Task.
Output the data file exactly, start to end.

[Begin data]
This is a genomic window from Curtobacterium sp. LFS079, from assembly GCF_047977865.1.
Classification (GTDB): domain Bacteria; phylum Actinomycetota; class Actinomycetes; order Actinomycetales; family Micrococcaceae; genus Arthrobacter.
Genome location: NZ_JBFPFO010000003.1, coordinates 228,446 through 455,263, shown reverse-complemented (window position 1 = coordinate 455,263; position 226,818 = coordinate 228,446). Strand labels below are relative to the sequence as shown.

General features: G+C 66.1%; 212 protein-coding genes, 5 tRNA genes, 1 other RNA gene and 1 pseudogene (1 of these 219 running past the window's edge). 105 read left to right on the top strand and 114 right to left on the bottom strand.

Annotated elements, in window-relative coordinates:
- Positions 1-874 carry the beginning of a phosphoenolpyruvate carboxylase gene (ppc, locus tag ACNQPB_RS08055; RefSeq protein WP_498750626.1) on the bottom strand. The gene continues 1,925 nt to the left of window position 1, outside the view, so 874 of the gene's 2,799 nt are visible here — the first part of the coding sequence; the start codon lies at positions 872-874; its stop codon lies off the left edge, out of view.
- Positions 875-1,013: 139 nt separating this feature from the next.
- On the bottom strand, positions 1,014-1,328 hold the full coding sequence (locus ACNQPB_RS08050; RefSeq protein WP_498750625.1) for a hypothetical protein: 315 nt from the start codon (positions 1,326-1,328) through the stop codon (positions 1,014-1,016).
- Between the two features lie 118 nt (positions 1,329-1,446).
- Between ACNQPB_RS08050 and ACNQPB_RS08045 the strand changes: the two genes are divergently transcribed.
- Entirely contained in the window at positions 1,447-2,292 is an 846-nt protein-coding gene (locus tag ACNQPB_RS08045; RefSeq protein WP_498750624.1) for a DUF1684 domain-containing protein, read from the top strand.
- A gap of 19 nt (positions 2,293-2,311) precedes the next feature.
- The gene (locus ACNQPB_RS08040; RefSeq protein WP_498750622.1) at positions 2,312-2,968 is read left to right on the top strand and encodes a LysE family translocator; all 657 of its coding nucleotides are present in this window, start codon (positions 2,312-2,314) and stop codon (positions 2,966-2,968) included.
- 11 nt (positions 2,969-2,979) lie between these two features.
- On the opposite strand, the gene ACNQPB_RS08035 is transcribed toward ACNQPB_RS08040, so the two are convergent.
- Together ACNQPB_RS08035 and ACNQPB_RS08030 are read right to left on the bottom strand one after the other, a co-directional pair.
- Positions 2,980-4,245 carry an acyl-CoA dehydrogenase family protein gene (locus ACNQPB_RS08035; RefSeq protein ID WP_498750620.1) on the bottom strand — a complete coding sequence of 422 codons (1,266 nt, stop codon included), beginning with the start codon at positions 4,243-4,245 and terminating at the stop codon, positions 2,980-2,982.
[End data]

This is a genomic window from Curtobacterium sp. LFS079, from assembly GCF_047977865.1.
Classification (GTDB): domain Bacteria; phylum Actinomycetota; class Actinomycetes; order Actinomycetales; family Micrococcaceae; genus Arthrobacter.
Genome location: NZ_JBFPFO010000003.1, coordinates 228,446 through 455,263, shown reverse-complemented (window position 1 = coordinate 455,263; position 226,818 = coordinate 228,446). Strand labels below are relative to the sequence as shown.

General features: G+C 66.1%; 212 protein-coding genes, 5 tRNA genes, 1 other RNA gene and 1 pseudogene (1 of these 219 running past the window's edge). 105 read left to right on the top strand and 114 right to left on the bottom strand.

Annotated elements, in window-relative coordinates:
- Positions 1-874 carry the beginning of a phosphoenolpyruvate carboxylase gene (ppc, locus tag ACNQPB_RS08055; RefSeq protein WP_498750626.1) on the bottom strand. The gene continues 1,925 nt to the left of window position 1, outside the view, so 874 of the gene's 2,799 nt are visible here — the first part of the coding sequence; the start codon lies at positions 872-874; its stop codon lies off the left edge, out of view.
- Positions 875-1,013: 139 nt separating this feature from the next.
- On the bottom strand, positions 1,014-1,328 hold the full coding sequence (locus ACNQPB_RS08050; RefSeq protein WP_498750625.1) for a hypothetical protein: 315 nt from the start codon (positions 1,326-1,328) through the stop codon (positions 1,014-1,016).
- Between the two features lie 118 nt (positions 1,329-1,446).
- Between ACNQPB_RS08050 and ACNQPB_RS08045 the strand changes: the two genes are divergently transcribed.
- Entirely contained in the window at positions 1,447-2,292 is an 846-nt protein-coding gene (locus tag ACNQPB_RS08045; RefSeq protein WP_498750624.1) for a DUF1684 domain-containing protein, read from the top strand.
- A gap of 19 nt (positions 2,293-2,311) precedes the next feature.
- The gene (locus ACNQPB_RS08040; RefSeq protein WP_498750622.1) at positions 2,312-2,968 is read left to right on the top strand and encodes a LysE family translocator; all 657 of its coding nucleotides are present in this window, start codon (positions 2,312-2,314) and stop codon (positions 2,966-2,968) included.
- 11 nt (positions 2,969-2,979) lie between these two features.
- On the opposite strand, the gene ACNQPB_RS08035 is transcribed toward ACNQPB_RS08040, so the two are convergent.
- Together ACNQPB_RS08035 and ACNQPB_RS08030 are read right to left on the bottom strand one after the other, a co-directional pair.
- Positions 2,980-4,245 carry an acyl-CoA dehydrogenase family protein gene (locus ACNQPB_RS08035; RefSeq protein ID WP_498750620.1) on the bottom strand — a complete coding sequence of 422 codons (1,266 nt, stop codon included), beginning with the start codon at positions 4,243-4,245 and terminating at the stop codon, positions 2,980-2,982.